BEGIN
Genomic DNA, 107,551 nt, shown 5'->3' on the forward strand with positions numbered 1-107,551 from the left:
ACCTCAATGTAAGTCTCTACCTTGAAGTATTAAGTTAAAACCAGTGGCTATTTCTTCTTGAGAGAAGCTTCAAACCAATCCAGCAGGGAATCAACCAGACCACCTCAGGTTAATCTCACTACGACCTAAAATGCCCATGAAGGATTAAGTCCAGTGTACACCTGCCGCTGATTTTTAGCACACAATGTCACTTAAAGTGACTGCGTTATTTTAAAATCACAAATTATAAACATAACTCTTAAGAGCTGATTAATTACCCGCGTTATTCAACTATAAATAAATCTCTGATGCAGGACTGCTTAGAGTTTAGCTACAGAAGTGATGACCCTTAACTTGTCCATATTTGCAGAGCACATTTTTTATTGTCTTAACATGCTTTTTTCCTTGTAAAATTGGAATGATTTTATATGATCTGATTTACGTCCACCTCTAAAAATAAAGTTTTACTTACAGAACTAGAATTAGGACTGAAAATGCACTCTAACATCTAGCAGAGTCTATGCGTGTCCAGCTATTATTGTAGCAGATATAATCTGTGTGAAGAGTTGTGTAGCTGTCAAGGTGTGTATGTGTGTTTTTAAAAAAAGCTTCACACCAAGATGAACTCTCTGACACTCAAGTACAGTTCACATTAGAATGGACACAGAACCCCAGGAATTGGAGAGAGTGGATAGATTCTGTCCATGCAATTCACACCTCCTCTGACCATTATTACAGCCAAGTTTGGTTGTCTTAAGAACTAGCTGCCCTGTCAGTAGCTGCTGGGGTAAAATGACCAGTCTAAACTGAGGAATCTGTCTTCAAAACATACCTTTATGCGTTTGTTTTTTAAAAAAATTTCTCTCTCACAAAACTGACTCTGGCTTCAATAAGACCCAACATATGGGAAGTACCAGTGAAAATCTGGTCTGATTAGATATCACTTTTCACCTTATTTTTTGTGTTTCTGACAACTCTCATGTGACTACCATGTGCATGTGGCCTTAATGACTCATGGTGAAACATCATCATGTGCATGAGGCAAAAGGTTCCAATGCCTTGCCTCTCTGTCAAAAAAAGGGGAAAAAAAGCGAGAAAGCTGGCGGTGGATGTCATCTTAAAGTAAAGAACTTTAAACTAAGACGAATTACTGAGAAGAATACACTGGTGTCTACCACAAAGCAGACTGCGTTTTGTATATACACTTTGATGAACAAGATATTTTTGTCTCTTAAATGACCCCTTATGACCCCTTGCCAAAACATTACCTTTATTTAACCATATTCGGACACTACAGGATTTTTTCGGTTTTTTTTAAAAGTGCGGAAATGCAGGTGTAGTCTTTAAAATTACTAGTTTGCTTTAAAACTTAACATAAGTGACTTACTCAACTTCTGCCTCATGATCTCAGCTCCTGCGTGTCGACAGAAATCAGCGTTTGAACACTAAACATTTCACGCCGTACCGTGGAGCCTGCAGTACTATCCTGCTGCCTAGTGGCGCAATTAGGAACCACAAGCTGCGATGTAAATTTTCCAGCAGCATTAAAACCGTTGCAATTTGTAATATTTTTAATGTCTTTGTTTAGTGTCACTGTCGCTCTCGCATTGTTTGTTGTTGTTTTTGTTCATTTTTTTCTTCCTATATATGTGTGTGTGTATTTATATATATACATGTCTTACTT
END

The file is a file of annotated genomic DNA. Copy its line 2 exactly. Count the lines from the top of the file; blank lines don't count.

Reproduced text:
ACCTCAATGTAAGTCTCTACCTTGAAGTATTAAGTTAAAACCAGTGGCTATTTCTTCTTGAGAGAAGCTTCAAACCAATCCAGCAGGGAATCAACCAGACCACCTCAGGTTAATCTCACTACGACCTAAAATGCCCATGAAGGATTAAGTCCAGTGTACACCTGCCGCTGATTTTTAGCACACAATGTCACTTAAAGTGACTGCGTTATTTTAAAATCACAAATTATAAACATAACTCTTAAGAGCTGATTAATTACCCGCGTTATTCAACTATAAATAAATCTCTGATGCAGGACTGCTTAGAGTTTAGCTACAGAAGTGATGACCCTTAACTTGTCCATATTTGCAGAGCACATTTTTTATTGTCTTAACATGCTTTTTTCCTTGTAAAATTGGAATGATTTTATATGATCTGATTTACGTCCACCTCTAAAAATAAAGTTTTACTTACAGAACTAGAATTAGGACTGAAAATGCACTCTAACATCTAGCAGAGTCTATGCGTGTCCAGCTATTATTGTAGCAGATATAATCTGTGTGAAGAGTTGTGTAGCTGTCAAGGTGTGTATGTGTGTTTTTAAAAAAAGCTTCACACCAAGATGAACTCTCTGACACTCAAGTACAGTTCACATTAGAATGGACACAGAACCCCAGGAATTGGAGAGAGTGGATAGATTCTGTCCATGCAATTCACACCTCCTCTGACCATTATTACAGCCAAGTTTGGTTGTCTTAAGAACTAGCTGCCCTGTCAGTAGCTGCTGGGGTAAAATGACCAGTCTAAACTGAGGAATCTGTCTTCAAAACATACCTTTATGCGTTTGTTTTTTAAAAAAATTTCTCTCTCACAAAACTGACTCTGGCTTCAATAAGACCCAACATATGGGAAGTACCAGTGAAAATCTGGTCTGATTAGATATCACTTTTCACCTTATTTTTTGTGTTTCTGACAACTCTCATGTGACTACCATGTGCATGTGGCCTTAATGACTCATGGTGAAACATCATCATGTGCATGAGGCAAAAGGTTCCAATGCCTTGCCTCTCTGTCAAAAAAAGGGGAAAAAAAGCGAGAAAGCTGGCGGTGGATGTCATCTTAAAGTAAAGAACTTTAAACTAAGACGAATTACTGAGAAGAATACACTGGTGTCTACCACAAAGCAGACTGCGTTTTGTATATACACTTTGATGAACAAGATATTTTTGTCTCTTAAATGACCCCTTATGACCCCTTGCCAAAACATTACCTTTATTTAACCATATTCGGACACTACAGGATTTTTTCGGTTTTTTTTAAAAGTGCGGAAATGCAGGTGTAGTCTTTAAAATTACTAGTTTGCTTTAAAACTTAACATAAGTGACTTACTCAACTTCTGCCTCATGATCTCAGCTCCTGCGTGTCGACAGAAATCAGCGTTTGAACACTAAACATTTCACGCCGTACCGTGGAGCCTGCAGTACTATCCTGCTGCCTAGTGGCGCAATTAGGAACCACAAGCTGCGATGTAAATTTTCCAGCAGCATTAAAACCGTTGCAATTTGTAATATTTTTAATGTCTTTGTTTAGTGTCACTGTCGCTCTCGCATTGTTTGTTGTTGTTTTTGTTCATTTTTTTCTTCCTATATATGTGTGTGTGTATTTATATATATACATGTCTTACTT